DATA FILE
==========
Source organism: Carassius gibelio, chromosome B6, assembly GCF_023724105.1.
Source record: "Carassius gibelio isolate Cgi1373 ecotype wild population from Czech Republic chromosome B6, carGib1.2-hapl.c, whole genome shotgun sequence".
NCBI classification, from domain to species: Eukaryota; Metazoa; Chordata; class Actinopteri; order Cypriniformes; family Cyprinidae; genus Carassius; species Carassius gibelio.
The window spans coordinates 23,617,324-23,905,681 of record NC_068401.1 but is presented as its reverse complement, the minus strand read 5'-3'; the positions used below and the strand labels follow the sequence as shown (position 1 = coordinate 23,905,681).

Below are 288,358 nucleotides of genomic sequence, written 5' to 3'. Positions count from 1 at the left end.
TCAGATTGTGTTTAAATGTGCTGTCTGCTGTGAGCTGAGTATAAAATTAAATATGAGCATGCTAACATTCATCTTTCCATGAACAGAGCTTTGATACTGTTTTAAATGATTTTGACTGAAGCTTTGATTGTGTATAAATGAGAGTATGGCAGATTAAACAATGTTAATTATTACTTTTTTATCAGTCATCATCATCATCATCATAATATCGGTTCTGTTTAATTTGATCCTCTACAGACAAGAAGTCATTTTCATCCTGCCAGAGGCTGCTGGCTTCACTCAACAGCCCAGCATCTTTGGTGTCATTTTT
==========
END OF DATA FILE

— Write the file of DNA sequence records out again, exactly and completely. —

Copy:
Source organism: Carassius gibelio, chromosome B6, assembly GCF_023724105.1.
Source record: "Carassius gibelio isolate Cgi1373 ecotype wild population from Czech Republic chromosome B6, carGib1.2-hapl.c, whole genome shotgun sequence".
NCBI classification, from domain to species: Eukaryota; Metazoa; Chordata; class Actinopteri; order Cypriniformes; family Cyprinidae; genus Carassius; species Carassius gibelio.
The window spans coordinates 23,617,324-23,905,681 of record NC_068401.1 but is presented as its reverse complement, the minus strand read 5'-3'; the positions used below and the strand labels follow the sequence as shown (position 1 = coordinate 23,905,681).

Below are 288,358 nucleotides of genomic sequence, written 5' to 3'. Positions count from 1 at the left end.
TCAGATTGTGTTTAAATGTGCTGTCTGCTGTGAGCTGAGTATAAAATTAAATATGAGCATGCTAACATTCATCTTTCCATGAACAGAGCTTTGATACTGTTTTAAATGATTTTGACTGAAGCTTTGATTGTGTATAAATGAGAGTATGGCAGATTAAACAATGTTAATTATTACTTTTTTATCAGTCATCATCATCATCATCATAATATCGGTTCTGTTTAATTTGATCCTCTACAGACAAGAAGTCATTTTCATCCTGCCAGAGGCTGCTGGCTTCACTCAACAGCCCAGCATCTTTGGTGTCATTTTT